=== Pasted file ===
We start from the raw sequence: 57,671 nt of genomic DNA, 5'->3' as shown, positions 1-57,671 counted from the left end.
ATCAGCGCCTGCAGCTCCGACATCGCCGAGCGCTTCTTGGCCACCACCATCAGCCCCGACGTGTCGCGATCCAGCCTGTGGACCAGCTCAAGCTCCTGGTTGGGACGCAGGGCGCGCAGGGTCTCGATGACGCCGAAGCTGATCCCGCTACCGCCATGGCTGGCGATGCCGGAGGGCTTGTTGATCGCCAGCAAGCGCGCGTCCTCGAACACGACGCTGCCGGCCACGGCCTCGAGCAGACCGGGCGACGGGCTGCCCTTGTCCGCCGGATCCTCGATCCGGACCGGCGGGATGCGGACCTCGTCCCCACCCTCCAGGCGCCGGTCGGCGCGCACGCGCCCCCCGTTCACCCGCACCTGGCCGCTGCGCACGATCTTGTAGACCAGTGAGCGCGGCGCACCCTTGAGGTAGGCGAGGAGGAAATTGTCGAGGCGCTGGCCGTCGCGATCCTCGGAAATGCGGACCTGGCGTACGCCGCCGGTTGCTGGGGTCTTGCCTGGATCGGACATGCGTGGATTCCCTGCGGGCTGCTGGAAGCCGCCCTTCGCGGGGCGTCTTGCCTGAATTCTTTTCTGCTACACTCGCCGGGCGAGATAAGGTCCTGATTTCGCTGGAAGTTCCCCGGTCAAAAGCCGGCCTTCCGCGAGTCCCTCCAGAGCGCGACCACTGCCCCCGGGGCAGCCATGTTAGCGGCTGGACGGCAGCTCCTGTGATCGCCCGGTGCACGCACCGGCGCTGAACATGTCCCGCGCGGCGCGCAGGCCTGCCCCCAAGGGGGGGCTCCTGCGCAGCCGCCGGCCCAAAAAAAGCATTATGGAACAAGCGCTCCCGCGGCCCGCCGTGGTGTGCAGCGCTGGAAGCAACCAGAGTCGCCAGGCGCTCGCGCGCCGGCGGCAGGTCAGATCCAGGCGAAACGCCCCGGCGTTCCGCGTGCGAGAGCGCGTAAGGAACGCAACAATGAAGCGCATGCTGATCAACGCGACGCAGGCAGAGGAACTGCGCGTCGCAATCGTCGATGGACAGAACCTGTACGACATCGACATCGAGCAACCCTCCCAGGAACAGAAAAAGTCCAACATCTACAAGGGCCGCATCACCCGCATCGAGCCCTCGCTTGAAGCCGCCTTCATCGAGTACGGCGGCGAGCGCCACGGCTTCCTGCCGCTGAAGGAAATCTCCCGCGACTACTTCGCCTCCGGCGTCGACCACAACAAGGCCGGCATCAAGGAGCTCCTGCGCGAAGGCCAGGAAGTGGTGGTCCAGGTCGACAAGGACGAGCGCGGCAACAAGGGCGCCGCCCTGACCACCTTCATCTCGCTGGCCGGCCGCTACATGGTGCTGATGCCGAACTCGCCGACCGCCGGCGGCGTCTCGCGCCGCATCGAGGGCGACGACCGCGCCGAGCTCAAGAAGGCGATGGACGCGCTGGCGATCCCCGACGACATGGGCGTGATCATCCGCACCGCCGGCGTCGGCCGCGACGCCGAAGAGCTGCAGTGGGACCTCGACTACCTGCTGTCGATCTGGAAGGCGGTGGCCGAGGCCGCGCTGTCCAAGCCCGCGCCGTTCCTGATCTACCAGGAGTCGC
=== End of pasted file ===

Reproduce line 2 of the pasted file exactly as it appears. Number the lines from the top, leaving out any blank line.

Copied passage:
ATCAGCGCCTGCAGCTCCGACATCGCCGAGCGCTTCTTGGCCACCACCATCAGCCCCGACGTGTCGCGATCCAGCCTGTGGACCAGCTCAAGCTCCTGGTTGGGACGCAGGGCGCGCAGGGTCTCGATGACGCCGAAGCTGATCCCGCTACCGCCATGGCTGGCGATGCCGGAGGGCTTGTTGATCGCCAGCAAGCGCGCGTCCTCGAACACGACGCTGCCGGCCACGGCCTCGAGCAGACCGGGCGACGGGCTGCCCTTGTCCGCCGGATCCTCGATCCGGACCGGCGGGATGCGGACCTCGTCCCCACCCTCCAGGCGCCGGTCGGCGCGCACGCGCCCCCCGTTCACCCGCACCTGGCCGCTGCGCACGATCTTGTAGACCAGTGAGCGCGGCGCACCCTTGAGGTAGGCGAGGAGGAAATTGTCGAGGCGCTGGCCGTCGCGATCCTCGGAAATGCGGACCTGGCGTACGCCGCCGGTTGCTGGGGTCTTGCCTGGATCGGACATGCGTGGATTCCCTGCGGGCTGCTGGAAGCCGCCCTTCGCGGGGCGTCTTGCCTGAATTCTTTTCTGCTACACTCGCCGGGCGAGATAAGGTCCTGATTTCGCTGGAAGTTCCCCGGTCAAAAGCCGGCCTTCCGCGAGTCCCTCCAGAGCGCGACCACTGCCCCCGGGGCAGCCATGTTAGCGGCTGGACGGCAGCTCCTGTGATCGCCCGGTGCACGCACCGGCGCTGAACATGTCCCGCGCGGCGCGCAGGCCTGCCCCCAAGGGGGGGCTCCTGCGCAGCCGCCGGCCCAAAAAAAGCATTATGGAACAAGCGCTCCCGCGGCCCGCCGTGGTGTGCAGCGCTGGAAGCAACCAGAGTCGCCAGGCGCTCGCGCGCCGGCGGCAGGTCAGATCCAGGCGAAACGCCCCGGCGTTCCGCGTGCGAGAGCGCGTAAGGAACGCAACAATGAAGCGCATGCTGATCAACGCGACGCAGGCAGAGGAACTGCGCGTCGCAATCGTCGATGGACAGAACCTGTACGACATCGACATCGAGCAACCCTCCCAGGAACAGAAAAAGTCCAACATCTACAAGGGCCGCATCACCCGCATCGAGCCCTCGCTTGAAGCCGCCTTCATCGAGTACGGCGGCGAGCGCCACGGCTTCCTGCCGCTGAAGGAAATCTCCCGCGACTACTTCGCCTCCGGCGTCGACCACAACAAGGCCGGCATCAAGGAGCTCCTGCGCGAAGGCCAGGAAGTGGTGGTCCAGGTCGACAAGGACGAGCGCGGCAACAAGGGCGCCGCCCTGACCACCTTCATCTCGCTGGCCGGCCGCTACATGGTGCTGATGCCGAACTCGCCGACCGCCGGCGGCGTCTCGCGCCGCATCGAGGGCGACGACCGCGCCGAGCTCAAGAAGGCGATGGACGCGCTGGCGATCCCCGACGACATGGGCGTGATCATCCGCACCGCCGGCGTCGGCCGCGACGCCGAAGAGCTGCAGTGGGACCTCGACTACCTGCTGTCGATCTGGAAGGCGGTGGCCGAGGCCGCGCTGTCCAAGCCCGCGCCGTTCCTGATCTACCAGGAGTCGC